However, widening operators can be avoided through careful construction of the
framework [Su 05], [Leroux 08], [Gawlitza 09].
In our case, we also specifically know what the maximum and minimum possible values are for a variable because we have information about the representation size that LLVM provides. Note that the carefully constructed frameworks presented above can still be more efficient that explicitly using type size information to determine maxima and minima. Why is that?
I reserve the right to include a test that requires a more sophisticated widening operation in order to succeed. You may look to Section 5.11 of Møller and Schwartzbach for ideas.
You should use your interval analysis to identify and report a limited class of
memory errors. Recall that the getelementptr
or gep
instruction in LLVM
allows you to compute a memory address relative to a base address. This
computed address can then be used by a load
or a store
instruction.
For memory accesses to a locally created buffer (made using an AllocaInst), you
should report any loads from or stores to potentially invalid memory locations.
You may assume that any loads from or stores to such pointers will either
directly use the value computed by the gep
instructions in question or that
they may use a casted version of it. You do not need to handle cases where the
pointer itself is stored into and then loaded from some location in memory.
(But you should recall a technique that would help you to do so.)
You may also assume that all local memory buffers are created with a constant size. Thus, you do not need to handle cases where the size of a memory buffer itself depends on the results of your interval analysis. (But what problems would you encounter to do so?)
For any encountered errors, you should report them in CSV format. The format of each line should be:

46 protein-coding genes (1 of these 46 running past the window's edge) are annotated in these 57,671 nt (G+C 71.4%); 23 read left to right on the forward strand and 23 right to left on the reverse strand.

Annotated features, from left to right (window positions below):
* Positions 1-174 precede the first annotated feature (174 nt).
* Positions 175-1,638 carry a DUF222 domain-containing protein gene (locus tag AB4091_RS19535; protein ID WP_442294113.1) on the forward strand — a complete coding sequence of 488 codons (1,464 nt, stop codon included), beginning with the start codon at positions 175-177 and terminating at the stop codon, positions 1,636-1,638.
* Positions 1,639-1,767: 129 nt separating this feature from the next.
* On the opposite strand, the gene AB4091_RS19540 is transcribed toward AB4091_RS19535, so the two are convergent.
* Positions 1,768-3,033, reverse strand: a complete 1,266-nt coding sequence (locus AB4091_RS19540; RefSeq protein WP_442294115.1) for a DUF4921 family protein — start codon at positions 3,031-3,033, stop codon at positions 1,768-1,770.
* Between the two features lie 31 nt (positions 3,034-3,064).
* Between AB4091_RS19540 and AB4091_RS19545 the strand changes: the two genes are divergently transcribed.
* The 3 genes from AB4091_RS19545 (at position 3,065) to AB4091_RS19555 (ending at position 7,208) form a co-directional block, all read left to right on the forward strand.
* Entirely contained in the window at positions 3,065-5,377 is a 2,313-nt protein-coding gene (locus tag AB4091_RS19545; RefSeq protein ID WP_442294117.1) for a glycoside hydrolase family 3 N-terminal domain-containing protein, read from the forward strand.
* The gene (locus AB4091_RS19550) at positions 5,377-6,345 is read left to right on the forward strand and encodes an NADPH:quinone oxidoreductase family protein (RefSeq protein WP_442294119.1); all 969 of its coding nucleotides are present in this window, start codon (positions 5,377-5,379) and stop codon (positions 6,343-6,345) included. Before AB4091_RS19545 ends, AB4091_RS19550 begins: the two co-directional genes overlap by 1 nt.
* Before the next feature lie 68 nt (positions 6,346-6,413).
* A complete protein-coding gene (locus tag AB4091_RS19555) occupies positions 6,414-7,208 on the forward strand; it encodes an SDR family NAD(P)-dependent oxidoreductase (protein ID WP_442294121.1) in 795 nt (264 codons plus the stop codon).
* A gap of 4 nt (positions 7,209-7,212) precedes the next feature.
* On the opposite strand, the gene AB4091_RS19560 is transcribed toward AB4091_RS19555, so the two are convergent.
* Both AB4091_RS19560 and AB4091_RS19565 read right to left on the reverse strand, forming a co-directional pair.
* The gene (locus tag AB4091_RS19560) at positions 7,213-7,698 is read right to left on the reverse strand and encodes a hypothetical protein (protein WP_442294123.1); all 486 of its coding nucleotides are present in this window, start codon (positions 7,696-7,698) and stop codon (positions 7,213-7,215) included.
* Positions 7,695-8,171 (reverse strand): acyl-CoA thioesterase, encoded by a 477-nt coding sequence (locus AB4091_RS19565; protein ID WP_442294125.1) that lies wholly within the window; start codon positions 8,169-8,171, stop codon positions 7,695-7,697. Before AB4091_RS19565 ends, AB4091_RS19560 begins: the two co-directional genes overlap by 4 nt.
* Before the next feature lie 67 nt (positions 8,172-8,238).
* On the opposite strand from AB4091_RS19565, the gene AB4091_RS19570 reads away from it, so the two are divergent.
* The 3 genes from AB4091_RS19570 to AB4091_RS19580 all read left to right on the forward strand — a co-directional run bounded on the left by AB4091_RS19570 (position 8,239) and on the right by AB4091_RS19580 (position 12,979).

<Context>, <Function of access>, <Line of access>, <Size of buffer>, <Possible range for access>
Here, <Context>
should be the k-callsite sensitive context. You should report
this as the sequence of line numbers of the corresponding call sites in your
context. Separate entries in the sequence with colons, e.g. 10:5.
The function and line number of the access simply report information about the
load
or the store
where the error occurred. The <Size of buffer>
should simply report the size (in bytes) of the buffer being accessed.
<Possible range for access>
should contain the lower and upper bounds of
in bytes of the possibly accessed offsets from the base of the memory buffer.
The lower and upper bounds should be separated by a colon, e.g. -3:8.
You may not share your code with other students, but you should collaborate in other ways. You are free to discuss the problem, to share your test cases, to point out documentation in LLVM that may be useful, and more. The class mailing lists and CourSys discussion fora can provide invaluable resource but only if you use them.
A template for the project is available here.
The compilation process for the project should be the same as before.
To complete the project, you must integrate the analysis in
tools/overflower/main.cpp
.
You may add or change any other files as you see fit.
To use the tool, I should be able to run
bin/overflower <input bitcode or llvm assembly>
from the build directory.
You must turn in two things via CourSys. Make sure that your name is clearly specified in both.
The source files for your project. Compress your project directory into a .tar.gz file and submit. I will build and test all projects on a 64-bit Linux machine. Make sure that I can test your project by simply running the tool that gets built by the provided template.
A brief (1 page max) write up of your project that explains your basic design as well as what results you may have observed when running your tool on tests. Where does does it produce false positives? False negatives? How might you change things to make it more useful (feel free to brainstorm)?
Both of these should be submitted to CourSys by the deadline.
Monday, October 16 at 11:59pm